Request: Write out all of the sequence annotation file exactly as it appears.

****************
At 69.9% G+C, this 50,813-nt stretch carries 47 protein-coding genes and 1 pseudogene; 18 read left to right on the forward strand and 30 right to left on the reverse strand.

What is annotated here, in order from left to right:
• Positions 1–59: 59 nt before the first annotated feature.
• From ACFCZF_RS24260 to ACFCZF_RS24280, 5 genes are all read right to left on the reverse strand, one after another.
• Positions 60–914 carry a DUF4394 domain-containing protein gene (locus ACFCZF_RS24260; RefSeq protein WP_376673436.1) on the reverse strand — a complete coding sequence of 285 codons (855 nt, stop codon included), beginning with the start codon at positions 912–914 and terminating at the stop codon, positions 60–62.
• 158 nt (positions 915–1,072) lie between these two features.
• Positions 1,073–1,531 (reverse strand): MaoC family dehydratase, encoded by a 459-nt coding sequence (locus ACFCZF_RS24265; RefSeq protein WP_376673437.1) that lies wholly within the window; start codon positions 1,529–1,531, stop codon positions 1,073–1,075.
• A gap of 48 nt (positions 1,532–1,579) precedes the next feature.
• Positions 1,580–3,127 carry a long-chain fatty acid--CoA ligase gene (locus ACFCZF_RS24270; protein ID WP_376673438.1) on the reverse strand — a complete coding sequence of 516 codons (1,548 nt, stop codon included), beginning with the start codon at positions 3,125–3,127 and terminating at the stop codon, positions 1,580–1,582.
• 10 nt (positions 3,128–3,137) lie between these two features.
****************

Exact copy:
At 69.9% G+C, this 50,813-nt stretch carries 47 protein-coding genes and 1 pseudogene; 18 read left to right on the forward strand and 30 right to left on the reverse strand.

What is annotated here, in order from left to right:
• Positions 1–59: 59 nt before the first annotated feature.
• From ACFCZF_RS24260 to ACFCZF_RS24280, 5 genes are all read right to left on the reverse strand, one after another.
• Positions 60–914 carry a DUF4394 domain-containing protein gene (locus ACFCZF_RS24260; RefSeq protein WP_376673436.1) on the reverse strand — a complete coding sequence of 285 codons (855 nt, stop codon included), beginning with the start codon at positions 912–914 and terminating at the stop codon, positions 60–62.
• 158 nt (positions 915–1,072) lie between these two features.
• Positions 1,073–1,531 (reverse strand): MaoC family dehydratase, encoded by a 459-nt coding sequence (locus ACFCZF_RS24265; RefSeq protein WP_376673437.1) that lies wholly within the window; start codon positions 1,529–1,531, stop codon positions 1,073–1,075.
• A gap of 48 nt (positions 1,532–1,579) precedes the next feature.
• Positions 1,580–3,127 carry a long-chain fatty acid--CoA ligase gene (locus ACFCZF_RS24270; protein ID WP_376673438.1) on the reverse strand — a complete coding sequence of 516 codons (1,548 nt, stop codon included), beginning with the start codon at positions 3,125–3,127 and terminating at the stop codon, positions 1,580–1,582.
• 10 nt (positions 3,128–3,137) lie between these two features.